A cue that can also help with this is to think of initiating the movement at the scapulae/shoulder blades. By thinking of “bringing the shoulder blades into the back pockets” at the initiation of the movement, this can help to iron out issues of initiating the movement with the arms vs the back.
Miscue #4: Tractioning of the Upper Body
Not only is this not efficient to do from a mechanics standpoint due to the relaxing of the upper body as well as not maintaining tension, it can place increased stress on the shoulder, specifically the:
Over time, this can create issues at the shoulder that can be minimized through not allowing the upper body to completely relax at the bottom of the chin-up/pull-up.
I am not saying someone should keep their shoulder blades in their back pockets during the entirety of the movement, but controlling the descent back to the starting position as well as maintaining some tension in the upper back musculature can be ideal for shoulder health and performance.
One cue that can help is to “stay tight.” This cue is accompanied with some tactile feedback from the coach to the client by touching between the inferior angles of the scapulae. By instructing the person to “stay tight,” this can help to avoid the traction position.
Also, thinking of straightening the elbows before allowing the shoulders to traction/shrug up can be another way to think of it.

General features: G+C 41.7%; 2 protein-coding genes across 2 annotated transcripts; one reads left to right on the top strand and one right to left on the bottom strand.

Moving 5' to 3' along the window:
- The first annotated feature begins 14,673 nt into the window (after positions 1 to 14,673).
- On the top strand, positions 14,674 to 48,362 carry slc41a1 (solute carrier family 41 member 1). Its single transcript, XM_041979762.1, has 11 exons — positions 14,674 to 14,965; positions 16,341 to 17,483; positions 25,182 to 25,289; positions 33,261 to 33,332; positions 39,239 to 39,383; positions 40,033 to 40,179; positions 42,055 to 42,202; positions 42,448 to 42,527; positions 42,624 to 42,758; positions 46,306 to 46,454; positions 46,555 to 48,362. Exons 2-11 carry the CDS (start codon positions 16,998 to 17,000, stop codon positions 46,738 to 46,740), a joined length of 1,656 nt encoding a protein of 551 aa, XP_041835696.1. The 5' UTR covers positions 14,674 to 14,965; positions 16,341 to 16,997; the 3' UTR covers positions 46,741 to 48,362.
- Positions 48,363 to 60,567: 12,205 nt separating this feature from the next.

Miscue #4: Excessive Shoulder Extension
This miscue can occur when people don’t incorporate using their upper back into the movement. Of course, shoulder extension needs to occur to some extent when performing the pull-up, but it can become excessive when the humerii translate past the plane of the body.
As mentioned above with the forward head miscue, by using the cue, “bring your chest to the bar",
can help to remedy any excessive shoulder extension issues.
If you or your clients are having issues with lumbar spine extension, forward head posture, or sub-par movement of the upper body during the pull-up or chin-up, try some of these cues to help clean up technique and improve upper body pulling performance.
Here I will be writing and posting about topics ranging from physical therapy, injury prevention/reduction, and strength and conditioning.